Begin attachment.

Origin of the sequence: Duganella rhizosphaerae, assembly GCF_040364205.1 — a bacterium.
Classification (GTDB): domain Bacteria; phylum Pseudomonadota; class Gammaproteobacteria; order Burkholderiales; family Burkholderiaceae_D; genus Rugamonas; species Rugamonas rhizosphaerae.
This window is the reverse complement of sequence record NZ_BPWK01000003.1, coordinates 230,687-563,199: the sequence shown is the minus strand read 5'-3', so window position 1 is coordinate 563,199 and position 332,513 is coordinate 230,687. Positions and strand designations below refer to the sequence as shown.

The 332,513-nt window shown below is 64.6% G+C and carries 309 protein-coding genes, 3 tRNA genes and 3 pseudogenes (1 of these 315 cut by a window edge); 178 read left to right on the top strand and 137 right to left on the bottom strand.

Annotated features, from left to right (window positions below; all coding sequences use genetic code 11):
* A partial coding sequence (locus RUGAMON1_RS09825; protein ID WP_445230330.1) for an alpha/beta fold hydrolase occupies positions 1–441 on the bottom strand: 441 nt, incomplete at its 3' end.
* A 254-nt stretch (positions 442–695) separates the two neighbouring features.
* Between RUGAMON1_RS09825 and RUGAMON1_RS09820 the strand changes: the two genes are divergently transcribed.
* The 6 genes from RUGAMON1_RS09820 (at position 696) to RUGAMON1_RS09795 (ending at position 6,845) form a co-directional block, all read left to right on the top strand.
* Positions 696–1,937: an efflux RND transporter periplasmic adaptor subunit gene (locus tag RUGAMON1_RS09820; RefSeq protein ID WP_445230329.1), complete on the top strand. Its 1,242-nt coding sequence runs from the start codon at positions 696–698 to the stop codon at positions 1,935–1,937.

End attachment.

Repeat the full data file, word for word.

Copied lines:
Origin of the sequence: Duganella rhizosphaerae, assembly GCF_040364205.1 — a bacterium.
Classification (GTDB): domain Bacteria; phylum Pseudomonadota; class Gammaproteobacteria; order Burkholderiales; family Burkholderiaceae_D; genus Rugamonas; species Rugamonas rhizosphaerae.
This window is the reverse complement of sequence record NZ_BPWK01000003.1, coordinates 230,687-563,199: the sequence shown is the minus strand read 5'-3', so window position 1 is coordinate 563,199 and position 332,513 is coordinate 230,687. Positions and strand designations below refer to the sequence as shown.

The 332,513-nt window shown below is 64.6% G+C and carries 309 protein-coding genes, 3 tRNA genes and 3 pseudogenes (1 of these 315 cut by a window edge); 178 read left to right on the top strand and 137 right to left on the bottom strand.

Annotated features, from left to right (window positions below; all coding sequences use genetic code 11):
* A partial coding sequence (locus RUGAMON1_RS09825; protein ID WP_445230330.1) for an alpha/beta fold hydrolase occupies positions 1–441 on the bottom strand: 441 nt, incomplete at its 3' end.
* A 254-nt stretch (positions 442–695) separates the two neighbouring features.
* Between RUGAMON1_RS09825 and RUGAMON1_RS09820 the strand changes: the two genes are divergently transcribed.
* The 6 genes from RUGAMON1_RS09820 (at position 696) to RUGAMON1_RS09795 (ending at position 6,845) form a co-directional block, all read left to right on the top strand.
* Positions 696–1,937: an efflux RND transporter periplasmic adaptor subunit gene (locus tag RUGAMON1_RS09820; RefSeq protein ID WP_445230329.1), complete on the top strand. Its 1,242-nt coding sequence runs from the start codon at positions 696–698 to the stop codon at positions 1,935–1,937.